Steered by North Korean defectors and activists, civic groups and their anti-Pyongyang leaflets have long goaded the Kim regime into fury at what it calls an act of hostility.
The two Koreas traded fire Friday after the North began shooting heavy machine guns, apparently aiming at balloons launched by two organizations which were filled with flyers denouncing the communist regime, $1 bills, mini radios and other items.
A group of North Korean defectors living in South Korea sends balloons carrying anti-North Korean leaflets in Paju, Gyeonggi Province, Friday. (Yonhap)
No casualties were reported, but a number of high-caliber rounds were found not only near South Korean border posts but also civilian residential districts.
The incident marked a rare military engagement across the heavily militarized land border, though the disputed maritime frontier has seen rounds of skirmishes in the past.
It also instantly dampened budding hopes for a thaw in cross-border relations, following a surprise visit on Oct. 4 to the South by three top North Korean officials ― Hwang Pyong-so, Choe Ryong-hae and Kim Yang-gon ― primarily to attend the closing ceremony of the Asian Games.
During their one-day stay, they delivered leader Kim Jong-un’s “warm greetings” to President Park Geun-hye, met with Prime Minister Chung Hong-won, held talks with their Seoul counterparts and agreed to reopen high-level dialogue in late October or early November.
Yet Pyongyang’s state media on Saturday said the planned meeting has “practically gone down the drain,” blaming Seoul for letting cross-border ties go “back to square one for collapse” by not stopping the activists’ plans.
“The leaflet-spraying is an unacceptable political provocation against us and marks a frantic effort in the throes of death to block the rare mood for improved inter-Korean relations driven by the trip to Incheon by our director of the General Political Bureau (of the Korean People’s Army),” the official Korean Central News Agency said, referring to Hwang.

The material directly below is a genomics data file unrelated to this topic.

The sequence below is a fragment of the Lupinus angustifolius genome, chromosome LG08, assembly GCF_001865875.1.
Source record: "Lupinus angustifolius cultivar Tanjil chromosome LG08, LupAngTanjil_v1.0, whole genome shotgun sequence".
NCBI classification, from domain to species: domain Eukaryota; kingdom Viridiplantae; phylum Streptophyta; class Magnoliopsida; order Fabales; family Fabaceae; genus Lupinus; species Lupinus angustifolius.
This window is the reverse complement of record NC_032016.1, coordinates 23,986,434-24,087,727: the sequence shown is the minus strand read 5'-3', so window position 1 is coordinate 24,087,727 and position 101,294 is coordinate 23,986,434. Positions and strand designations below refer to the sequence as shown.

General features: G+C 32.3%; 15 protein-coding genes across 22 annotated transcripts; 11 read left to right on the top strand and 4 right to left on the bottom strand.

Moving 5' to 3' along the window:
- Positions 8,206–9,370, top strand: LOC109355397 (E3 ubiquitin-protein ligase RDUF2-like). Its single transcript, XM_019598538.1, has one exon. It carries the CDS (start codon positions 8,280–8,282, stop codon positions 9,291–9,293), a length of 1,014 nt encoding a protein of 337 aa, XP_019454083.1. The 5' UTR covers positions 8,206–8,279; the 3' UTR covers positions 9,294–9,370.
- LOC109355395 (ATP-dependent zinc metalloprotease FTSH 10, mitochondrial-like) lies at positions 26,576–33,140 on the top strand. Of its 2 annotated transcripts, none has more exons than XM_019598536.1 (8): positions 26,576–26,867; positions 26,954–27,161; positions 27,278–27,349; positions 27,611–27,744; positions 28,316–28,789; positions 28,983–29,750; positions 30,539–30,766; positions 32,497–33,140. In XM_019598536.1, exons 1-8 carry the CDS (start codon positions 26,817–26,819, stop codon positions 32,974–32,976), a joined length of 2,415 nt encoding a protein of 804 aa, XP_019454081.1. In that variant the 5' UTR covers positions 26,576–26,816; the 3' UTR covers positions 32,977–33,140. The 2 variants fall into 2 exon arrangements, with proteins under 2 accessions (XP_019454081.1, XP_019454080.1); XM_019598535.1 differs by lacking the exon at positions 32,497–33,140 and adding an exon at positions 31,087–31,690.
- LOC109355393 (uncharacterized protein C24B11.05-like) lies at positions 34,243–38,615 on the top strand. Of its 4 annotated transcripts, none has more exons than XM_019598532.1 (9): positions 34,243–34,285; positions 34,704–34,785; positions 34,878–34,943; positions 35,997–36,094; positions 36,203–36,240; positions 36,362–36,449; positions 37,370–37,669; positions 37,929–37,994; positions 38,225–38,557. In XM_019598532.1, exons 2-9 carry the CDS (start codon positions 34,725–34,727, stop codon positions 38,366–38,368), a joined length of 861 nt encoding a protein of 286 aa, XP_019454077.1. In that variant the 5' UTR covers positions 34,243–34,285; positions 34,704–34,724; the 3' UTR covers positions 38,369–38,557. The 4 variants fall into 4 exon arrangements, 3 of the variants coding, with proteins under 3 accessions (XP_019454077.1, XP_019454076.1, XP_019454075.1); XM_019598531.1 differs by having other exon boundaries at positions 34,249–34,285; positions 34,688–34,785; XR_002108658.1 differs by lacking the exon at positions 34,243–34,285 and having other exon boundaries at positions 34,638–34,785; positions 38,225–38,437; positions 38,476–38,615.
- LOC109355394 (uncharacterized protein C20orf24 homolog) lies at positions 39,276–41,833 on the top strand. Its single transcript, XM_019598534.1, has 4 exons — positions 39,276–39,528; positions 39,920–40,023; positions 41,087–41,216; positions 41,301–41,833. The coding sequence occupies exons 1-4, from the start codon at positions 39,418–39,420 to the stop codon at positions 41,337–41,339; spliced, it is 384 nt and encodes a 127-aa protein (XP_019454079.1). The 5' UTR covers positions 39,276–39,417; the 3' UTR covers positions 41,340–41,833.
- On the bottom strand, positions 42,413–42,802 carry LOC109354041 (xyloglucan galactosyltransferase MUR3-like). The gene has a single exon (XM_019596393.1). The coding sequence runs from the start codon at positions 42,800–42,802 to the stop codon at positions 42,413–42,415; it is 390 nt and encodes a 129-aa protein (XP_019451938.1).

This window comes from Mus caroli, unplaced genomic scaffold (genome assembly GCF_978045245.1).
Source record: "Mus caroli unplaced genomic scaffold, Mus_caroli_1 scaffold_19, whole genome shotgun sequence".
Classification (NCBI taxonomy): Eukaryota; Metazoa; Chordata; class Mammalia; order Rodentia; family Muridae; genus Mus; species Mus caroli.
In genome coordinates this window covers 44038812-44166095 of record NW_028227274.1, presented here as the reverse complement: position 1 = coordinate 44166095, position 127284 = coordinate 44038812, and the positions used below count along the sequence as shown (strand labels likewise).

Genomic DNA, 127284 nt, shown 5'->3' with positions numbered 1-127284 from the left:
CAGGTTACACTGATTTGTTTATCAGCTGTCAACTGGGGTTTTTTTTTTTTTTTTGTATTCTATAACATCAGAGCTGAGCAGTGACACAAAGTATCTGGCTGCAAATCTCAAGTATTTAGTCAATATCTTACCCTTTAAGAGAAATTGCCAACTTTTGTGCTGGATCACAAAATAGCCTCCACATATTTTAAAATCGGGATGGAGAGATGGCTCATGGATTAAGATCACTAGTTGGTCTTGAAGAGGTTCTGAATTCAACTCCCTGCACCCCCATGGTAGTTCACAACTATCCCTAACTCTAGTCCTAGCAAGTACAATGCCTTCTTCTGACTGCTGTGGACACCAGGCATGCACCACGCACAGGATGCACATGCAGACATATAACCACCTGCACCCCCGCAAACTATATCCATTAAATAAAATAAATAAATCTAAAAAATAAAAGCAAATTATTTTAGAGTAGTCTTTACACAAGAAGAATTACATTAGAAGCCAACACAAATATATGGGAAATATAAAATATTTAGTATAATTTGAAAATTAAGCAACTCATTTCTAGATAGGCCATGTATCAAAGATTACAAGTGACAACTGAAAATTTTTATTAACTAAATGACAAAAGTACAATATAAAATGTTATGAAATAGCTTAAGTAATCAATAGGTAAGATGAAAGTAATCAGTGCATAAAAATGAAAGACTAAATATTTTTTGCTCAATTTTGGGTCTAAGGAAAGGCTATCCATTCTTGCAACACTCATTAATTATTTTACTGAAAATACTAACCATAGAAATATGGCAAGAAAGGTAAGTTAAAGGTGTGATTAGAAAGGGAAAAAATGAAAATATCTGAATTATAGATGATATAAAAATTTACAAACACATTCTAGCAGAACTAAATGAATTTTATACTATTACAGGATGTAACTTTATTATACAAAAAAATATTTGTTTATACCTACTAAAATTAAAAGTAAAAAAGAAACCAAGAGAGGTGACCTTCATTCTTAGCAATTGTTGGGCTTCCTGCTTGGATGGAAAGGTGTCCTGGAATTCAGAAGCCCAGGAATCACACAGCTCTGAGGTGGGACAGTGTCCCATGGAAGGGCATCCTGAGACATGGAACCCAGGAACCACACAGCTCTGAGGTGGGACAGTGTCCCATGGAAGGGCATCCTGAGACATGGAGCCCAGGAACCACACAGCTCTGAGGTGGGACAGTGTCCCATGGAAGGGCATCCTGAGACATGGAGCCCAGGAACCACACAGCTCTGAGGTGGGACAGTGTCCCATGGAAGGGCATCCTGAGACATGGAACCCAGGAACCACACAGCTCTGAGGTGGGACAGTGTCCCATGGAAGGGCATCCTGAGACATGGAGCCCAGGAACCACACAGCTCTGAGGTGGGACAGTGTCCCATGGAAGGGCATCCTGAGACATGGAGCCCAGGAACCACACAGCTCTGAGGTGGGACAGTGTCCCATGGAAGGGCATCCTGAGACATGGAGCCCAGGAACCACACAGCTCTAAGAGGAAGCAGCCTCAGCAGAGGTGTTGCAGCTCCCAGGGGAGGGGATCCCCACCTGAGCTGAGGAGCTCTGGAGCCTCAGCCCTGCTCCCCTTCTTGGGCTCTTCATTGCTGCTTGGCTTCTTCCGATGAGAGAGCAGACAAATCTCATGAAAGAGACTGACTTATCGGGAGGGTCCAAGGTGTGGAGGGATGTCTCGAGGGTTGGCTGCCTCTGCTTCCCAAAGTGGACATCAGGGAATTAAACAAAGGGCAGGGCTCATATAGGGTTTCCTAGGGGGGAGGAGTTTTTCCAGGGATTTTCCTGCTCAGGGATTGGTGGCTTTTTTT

“This situation clearly shows that the leaflet frenzy could spill over into heated war where fire is exchanged.”
With the hard-line campaigners vowing to carry on with their crusade, the dilemma is deepening for Seoul officials over how to balance the need to maintain stable inter-Korean ties and ensure the citizens’ right to freedom of assembly and association.
Debate has been fierce over whether the government should restrict the balloons launches or other moves that may rile Pyongyang.
While civic groups play a crucial public diplomacy role, taking measures that go beyond the government’s options in engaging with the reclusive North, their campaigns at times help escalate tension and thus run counter to Seoul’s policy goals.
Critics also say that though many organizations carry out their movements in private, some intentionally pick politically sensitive times to draw media attention, boost their profile and ultimately raise more funds.
But Seoul remains pessimistic about imposing any ban, citing the lack of logic.
For citizens in border towns, the drives means greater safety worries.
After their appeal to the government went unanswered, Yeoncheon County residents took to the streets on Saturday, using trucks and tractors to block access to the venue where members of the Campaign for Helping North Koreans in Direct Way were scheduled to release more balloons.
“We sought to keep away the gas trucks to fill up the balloons,” village leader Lim Jae-kwan was quoted as telling reporters. “We will set out to interrupt leaflet launches now that we have directly sustained damage from them.”
Cheong Seong-chang, a senior fellow at the private Sejong Institute, said despite its stringent rhetoric, Pyongyang seems to remain open for a fresh round of high-level talks, but Seoul needs to craft measures to control leaflet releases so as to prevent civilian casualties and any further worsening of cross-border tension.
“Now that it has become clear that the leaflet-flying cannot stand together with the administration’s current North Korea policy, the government and parliament will have to formulate an institutional device to regulate future launches and escape the situation where inter-Korean dialogue is impossible,” he said in a commentary.
“Unless sending balloons is the only way to ensure North Koreans’ right to know, the civic groups should also find other tools that could be compatible with national security and the government’s North Korea strategies.”
By Shin Hyon-hee (firstname.lastname@example.org)